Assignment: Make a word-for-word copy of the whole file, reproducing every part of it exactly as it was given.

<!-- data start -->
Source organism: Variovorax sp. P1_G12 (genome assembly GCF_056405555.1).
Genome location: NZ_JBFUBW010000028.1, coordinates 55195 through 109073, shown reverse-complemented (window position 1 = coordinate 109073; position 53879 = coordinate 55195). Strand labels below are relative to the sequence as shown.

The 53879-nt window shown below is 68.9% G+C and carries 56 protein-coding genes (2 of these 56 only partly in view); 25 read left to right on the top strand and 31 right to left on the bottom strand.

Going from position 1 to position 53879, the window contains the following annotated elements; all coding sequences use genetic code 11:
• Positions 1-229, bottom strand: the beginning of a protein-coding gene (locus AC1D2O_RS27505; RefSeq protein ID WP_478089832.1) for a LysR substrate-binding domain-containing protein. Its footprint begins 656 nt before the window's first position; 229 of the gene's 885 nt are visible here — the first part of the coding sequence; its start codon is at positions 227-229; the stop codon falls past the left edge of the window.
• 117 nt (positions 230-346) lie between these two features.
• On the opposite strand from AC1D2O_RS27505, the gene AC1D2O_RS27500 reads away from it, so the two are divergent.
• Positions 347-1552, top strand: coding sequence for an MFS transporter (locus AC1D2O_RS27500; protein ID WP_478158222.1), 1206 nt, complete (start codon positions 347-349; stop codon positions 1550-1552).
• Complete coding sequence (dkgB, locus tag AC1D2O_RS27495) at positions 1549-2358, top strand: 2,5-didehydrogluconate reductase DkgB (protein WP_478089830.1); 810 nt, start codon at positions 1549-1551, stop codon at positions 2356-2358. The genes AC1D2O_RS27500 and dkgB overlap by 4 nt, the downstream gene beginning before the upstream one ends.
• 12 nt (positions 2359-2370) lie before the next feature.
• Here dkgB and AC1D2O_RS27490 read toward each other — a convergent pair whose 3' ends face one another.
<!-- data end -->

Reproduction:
Source organism: Variovorax sp. P1_G12 (genome assembly GCF_056405555.1).
Genome location: NZ_JBFUBW010000028.1, coordinates 55195 through 109073, shown reverse-complemented (window position 1 = coordinate 109073; position 53879 = coordinate 55195). Strand labels below are relative to the sequence as shown.

The 53879-nt window shown below is 68.9% G+C and carries 56 protein-coding genes (2 of these 56 only partly in view); 25 read left to right on the top strand and 31 right to left on the bottom strand.

Going from position 1 to position 53879, the window contains the following annotated elements; all coding sequences use genetic code 11:
• Positions 1-229, bottom strand: the beginning of a protein-coding gene (locus AC1D2O_RS27505; RefSeq protein ID WP_478089832.1) for a LysR substrate-binding domain-containing protein. Its footprint begins 656 nt before the window's first position; 229 of the gene's 885 nt are visible here — the first part of the coding sequence; its start codon is at positions 227-229; the stop codon falls past the left edge of the window.
• 117 nt (positions 230-346) lie between these two features.
• On the opposite strand from AC1D2O_RS27505, the gene AC1D2O_RS27500 reads away from it, so the two are divergent.
• Positions 347-1552, top strand: coding sequence for an MFS transporter (locus AC1D2O_RS27500; protein ID WP_478158222.1), 1206 nt, complete (start codon positions 347-349; stop codon positions 1550-1552).
• Complete coding sequence (dkgB, locus tag AC1D2O_RS27495) at positions 1549-2358, top strand: 2,5-didehydrogluconate reductase DkgB (protein WP_478089830.1); 810 nt, start codon at positions 1549-1551, stop codon at positions 2356-2358. The genes AC1D2O_RS27500 and dkgB overlap by 4 nt, the downstream gene beginning before the upstream one ends.
• 12 nt (positions 2359-2370) lie before the next feature.
• Here dkgB and AC1D2O_RS27490 read toward each other — a convergent pair whose 3' ends face one another.